12 Vintage Beauty Secrets That Range From the Insane to the Still Useful

Kathleen Wong | Nov 13, 2017 Beauty & Style
12 Vintage Beauty Secrets That Range From the Insane to the Still Useful
Image: Everett Collection/Shutterstock

vintage beauty
Everett Collection/Shutterstock

Humans have been primping and polishing themselves long before Kylie Cosmetics and Clarisonics were a thing. While we often feel like our current beauty standards can be pretty absurd at times, just imagine them 20, even hundreds of years ago. TLDR: Our quest for "beauty" has always been pretty insane. In some cases, the phrase "beauty is pain" is agonizingly true. 

From all around the world and throughout history, people have been doing things to "improve" their appearance, ranging from the natural, like with rose water, to the less-natural, like radioactive cosmetics. If only we could go back in time to be like, "Girl, no! That'll burn the face off."

Also, can we hand it to Cleopatra for having some pretty great skincare tips for the most part? If she were around today, she'd most definitely have a beauty blog. 

We have to admit, it's pretty fascinating to see how beauty standards have changed over time. Although today, we laugh (or cringe now that we know what most chemicals can do to our bods) at some people's attempts at becoming a more "beautiful" version of themselves, we can only wonder what people will be saying about our current standards of beauty in 100 years.

Read on for a history of beauty tips, tricks, and routines.


  • White lead


    In order to have a fair complexion, English nobles, like Queen Elizabeth I, would use lead makeup to whiten their faces, or in the Queen's case, to cover smallpox scars. Called Venetian ceruse, makeup was a mixture of lead and vinegar, and over time, it would cause skin discoloring and hair loss because, you know, lead. 

  • Lead eyeliner


    Ancient Egyptians are known for once lining their eyes with dark lead under the belief that it protected against eye diseases. However, as we all know now, such lead exposure would have caused long-term problems ranging from cataracts, brain damage, and miscarriages. 

    More from CafeMom: 10 Popular Beauty Products With Pretty Ugly Side Effects

  • The first mascara

    woman putting on mascara
    Vladimir Gjorgiev/Shutterstock

    In 1917, Eugene Rimmel and T.L. Williams created the first modern mascara using coal dust and Vaseline (which was patented in 1872) after watching Rimmel's younger sister darken her lashes with the two. It was known as "cake" mascara, and you would rub a damp brush on soap and black dye and then apply it to your lashes.  

    More from CafeMom: 10 Ways to Use Mascara Wands You Probably Never Thought Of

  • Audrey Hepburn's lash trick


    Actress Audrey Hepburn, most known for her big doe eyes, used to separate each and every eyelash with a legit pin. Not only was this process a tedious one, but there's also ample opportunity for you to stab your eye out. You might want to grab an eyelash comb instead.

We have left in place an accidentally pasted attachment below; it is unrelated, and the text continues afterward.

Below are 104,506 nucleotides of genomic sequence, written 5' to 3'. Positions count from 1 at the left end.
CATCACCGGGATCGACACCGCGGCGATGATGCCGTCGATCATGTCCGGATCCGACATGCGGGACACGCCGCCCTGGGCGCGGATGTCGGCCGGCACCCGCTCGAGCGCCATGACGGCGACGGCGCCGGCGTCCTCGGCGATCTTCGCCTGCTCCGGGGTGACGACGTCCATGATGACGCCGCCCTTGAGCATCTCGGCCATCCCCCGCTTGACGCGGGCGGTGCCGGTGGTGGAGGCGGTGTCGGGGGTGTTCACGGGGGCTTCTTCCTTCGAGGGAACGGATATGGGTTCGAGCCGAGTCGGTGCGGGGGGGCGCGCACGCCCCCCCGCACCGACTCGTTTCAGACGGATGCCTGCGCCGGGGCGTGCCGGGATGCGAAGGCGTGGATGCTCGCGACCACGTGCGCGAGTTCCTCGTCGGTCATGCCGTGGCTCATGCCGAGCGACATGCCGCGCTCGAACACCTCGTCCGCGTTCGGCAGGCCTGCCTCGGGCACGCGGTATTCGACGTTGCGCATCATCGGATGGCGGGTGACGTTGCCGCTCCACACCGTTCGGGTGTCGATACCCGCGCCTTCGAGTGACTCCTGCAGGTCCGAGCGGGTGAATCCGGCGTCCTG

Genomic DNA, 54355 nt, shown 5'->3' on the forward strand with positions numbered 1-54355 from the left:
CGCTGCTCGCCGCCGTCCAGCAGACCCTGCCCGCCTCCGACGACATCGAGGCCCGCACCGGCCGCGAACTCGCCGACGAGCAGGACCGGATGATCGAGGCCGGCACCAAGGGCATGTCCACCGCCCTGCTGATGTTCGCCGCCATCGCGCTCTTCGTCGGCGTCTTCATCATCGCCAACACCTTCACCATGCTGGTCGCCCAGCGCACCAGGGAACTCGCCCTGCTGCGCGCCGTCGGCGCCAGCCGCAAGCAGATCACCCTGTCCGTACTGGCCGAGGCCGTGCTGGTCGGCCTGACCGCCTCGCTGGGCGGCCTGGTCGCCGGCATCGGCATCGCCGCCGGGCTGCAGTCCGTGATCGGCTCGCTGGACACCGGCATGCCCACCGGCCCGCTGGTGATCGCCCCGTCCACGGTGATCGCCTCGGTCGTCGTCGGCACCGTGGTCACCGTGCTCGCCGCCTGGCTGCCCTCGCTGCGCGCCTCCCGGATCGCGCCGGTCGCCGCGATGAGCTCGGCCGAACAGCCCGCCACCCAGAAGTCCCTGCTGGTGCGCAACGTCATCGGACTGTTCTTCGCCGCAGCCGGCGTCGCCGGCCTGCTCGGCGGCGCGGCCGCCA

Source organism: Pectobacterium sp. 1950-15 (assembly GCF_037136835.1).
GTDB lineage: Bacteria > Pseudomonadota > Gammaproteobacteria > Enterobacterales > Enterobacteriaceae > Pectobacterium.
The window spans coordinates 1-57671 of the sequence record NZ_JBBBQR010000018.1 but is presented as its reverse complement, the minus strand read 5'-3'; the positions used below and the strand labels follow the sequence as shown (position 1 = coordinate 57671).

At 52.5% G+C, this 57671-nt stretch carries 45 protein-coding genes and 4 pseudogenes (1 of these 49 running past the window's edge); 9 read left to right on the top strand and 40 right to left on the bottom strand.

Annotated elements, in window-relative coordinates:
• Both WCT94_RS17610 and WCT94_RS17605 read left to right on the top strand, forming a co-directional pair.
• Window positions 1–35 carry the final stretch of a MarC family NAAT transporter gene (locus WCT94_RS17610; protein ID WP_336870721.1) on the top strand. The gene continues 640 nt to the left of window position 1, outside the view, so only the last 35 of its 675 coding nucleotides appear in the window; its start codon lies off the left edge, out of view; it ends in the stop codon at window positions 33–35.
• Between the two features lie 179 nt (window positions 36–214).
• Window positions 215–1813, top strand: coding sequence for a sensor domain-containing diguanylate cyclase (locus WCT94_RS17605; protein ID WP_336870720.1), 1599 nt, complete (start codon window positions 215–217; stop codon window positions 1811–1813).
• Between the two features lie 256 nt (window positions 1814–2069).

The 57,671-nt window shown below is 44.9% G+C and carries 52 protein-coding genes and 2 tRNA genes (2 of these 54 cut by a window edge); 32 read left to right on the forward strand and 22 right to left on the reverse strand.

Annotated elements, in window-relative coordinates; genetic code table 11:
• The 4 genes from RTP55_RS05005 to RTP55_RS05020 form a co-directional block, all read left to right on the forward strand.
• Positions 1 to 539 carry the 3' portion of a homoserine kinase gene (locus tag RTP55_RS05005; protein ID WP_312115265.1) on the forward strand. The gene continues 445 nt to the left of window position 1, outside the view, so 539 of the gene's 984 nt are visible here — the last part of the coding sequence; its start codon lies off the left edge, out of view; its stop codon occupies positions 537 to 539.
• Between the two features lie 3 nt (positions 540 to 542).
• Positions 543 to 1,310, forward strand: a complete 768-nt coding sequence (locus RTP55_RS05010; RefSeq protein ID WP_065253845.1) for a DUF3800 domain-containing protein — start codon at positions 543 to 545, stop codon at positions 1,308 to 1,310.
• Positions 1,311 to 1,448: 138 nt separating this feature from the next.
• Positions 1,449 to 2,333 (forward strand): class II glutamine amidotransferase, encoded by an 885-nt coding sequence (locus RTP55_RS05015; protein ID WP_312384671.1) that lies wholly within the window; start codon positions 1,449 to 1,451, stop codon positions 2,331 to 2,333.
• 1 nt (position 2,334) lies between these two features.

• This uncomfy-looking 'Dimple Machine'


    In 1936, Isabella Gilbert invented a metal contraption meant to give you dimples. All you had to do was strap this baby on your face and then somehow fall asleep. Then you'd supposedly wake up with dimples on your face.

  • The 100-stroke hair brush session

    woman brushing her hair

    It was an old wives' tale that brushing your hair with 100 strokes would make your hair healthier and more lustrous. But now we know that excessive brushing, past distributing oils and getting rid of tangles, can cause breakage.

  • Plucking hairlines


    Back in medieval times, foreheads were considered one of the most beautiful part of a woman. So ladies would pluck their eyelashes, hairlines, and eyelashes to achieve a larger forehead. Ouch.

    More from CafeMom: 18 Cringeworthy Fashion Accessories From the '80s

  • Milk and honey

    Milk and honey
    Africa Studio/Shutterstock

    Cleopatra was rumored to have bathed in a luxurious combo of milk, honey, and olive oil. These ingredients are still commonly found in many spa treatments, because they actually have tons of benefits for your skin, like antimicrobial properties, which cleanses your skin, and alpha-hydroxy acid, which gets rid of dead skin cells.

  • Lipstick and insects


    In 1915, Maurice Levy created the first modern form of lipstick, which we know as the lipstick in the sliding metal tube. At the time of this, the common recipe included crushed insects, beeswax, and olive oil. If you can guess, the lipsticks would become rancid a few hours following application. Plus, many lipsticks also had toxic chemicals, so there was that.

  • Hanging upside down


    Fannie Ward, an actress who lived from 1872 to 1952, used to hang upside down for a half an hour in order to keep looking youthful.

  • Radioactive beauty products


    A post shared by Ren (@renenieuw) on

    These days, seeing that a beauty product is radioactive would probably make us drop that thing and run, but in the 1930s, there was actually a line called Tho-radia. The French beauty brand had thorium chloride and radium bromide, which was thought to give women better skin. 

  • Rose water

    Rose water
    vesna cvorovic/Shutterstock

    In the Middle East and in ancient Egypt, rose water was been popularly used for its rejuvenating qualities, dermatologist Kally Papantoniou told Bustle. But it really does have hydrating and cleansing properties, and can be found in a variety of products today. Plus it smells really nice, and sounds pretty, so win-win-win.


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